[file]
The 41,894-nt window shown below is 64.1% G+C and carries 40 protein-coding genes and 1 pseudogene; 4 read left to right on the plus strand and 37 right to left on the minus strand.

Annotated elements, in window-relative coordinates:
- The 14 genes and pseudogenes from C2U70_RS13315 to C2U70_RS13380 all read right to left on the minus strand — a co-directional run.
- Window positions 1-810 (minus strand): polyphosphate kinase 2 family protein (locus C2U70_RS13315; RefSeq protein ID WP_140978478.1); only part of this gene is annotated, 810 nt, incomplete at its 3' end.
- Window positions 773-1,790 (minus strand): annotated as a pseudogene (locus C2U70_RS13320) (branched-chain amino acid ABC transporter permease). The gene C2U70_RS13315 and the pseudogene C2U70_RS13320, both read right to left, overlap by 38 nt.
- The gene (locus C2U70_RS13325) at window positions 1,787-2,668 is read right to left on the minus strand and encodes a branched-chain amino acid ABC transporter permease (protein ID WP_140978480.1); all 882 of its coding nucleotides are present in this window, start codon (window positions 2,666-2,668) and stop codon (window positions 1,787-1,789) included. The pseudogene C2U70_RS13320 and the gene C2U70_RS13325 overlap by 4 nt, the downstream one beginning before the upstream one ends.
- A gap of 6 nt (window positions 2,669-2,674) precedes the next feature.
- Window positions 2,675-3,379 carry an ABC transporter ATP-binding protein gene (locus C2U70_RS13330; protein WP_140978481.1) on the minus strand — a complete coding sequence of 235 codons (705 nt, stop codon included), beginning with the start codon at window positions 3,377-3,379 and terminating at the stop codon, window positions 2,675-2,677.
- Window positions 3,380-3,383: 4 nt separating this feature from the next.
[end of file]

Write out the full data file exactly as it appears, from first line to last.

The 41,894-nt window shown below is 64.1% G+C and carries 40 protein-coding genes and 1 pseudogene; 4 read left to right on the plus strand and 37 right to left on the minus strand.

Annotated elements, in window-relative coordinates:
- The 14 genes and pseudogenes from C2U70_RS13315 to C2U70_RS13380 all read right to left on the minus strand — a co-directional run.
- Window positions 1-810 (minus strand): polyphosphate kinase 2 family protein (locus C2U70_RS13315; RefSeq protein ID WP_140978478.1); only part of this gene is annotated, 810 nt, incomplete at its 3' end.
- Window positions 773-1,790 (minus strand): annotated as a pseudogene (locus C2U70_RS13320) (branched-chain amino acid ABC transporter permease). The gene C2U70_RS13315 and the pseudogene C2U70_RS13320, both read right to left, overlap by 38 nt.
- The gene (locus C2U70_RS13325) at window positions 1,787-2,668 is read right to left on the minus strand and encodes a branched-chain amino acid ABC transporter permease (protein ID WP_140978480.1); all 882 of its coding nucleotides are present in this window, start codon (window positions 2,666-2,668) and stop codon (window positions 1,787-1,789) included. The pseudogene C2U70_RS13320 and the gene C2U70_RS13325 overlap by 4 nt, the downstream one beginning before the upstream one ends.
- A gap of 6 nt (window positions 2,669-2,674) precedes the next feature.
- Window positions 2,675-3,379 carry an ABC transporter ATP-binding protein gene (locus C2U70_RS13330; protein WP_140978481.1) on the minus strand — a complete coding sequence of 235 codons (705 nt, stop codon included), beginning with the start codon at window positions 3,377-3,379 and terminating at the stop codon, window positions 2,675-2,677.
- Window positions 3,380-3,383: 4 nt separating this feature from the next.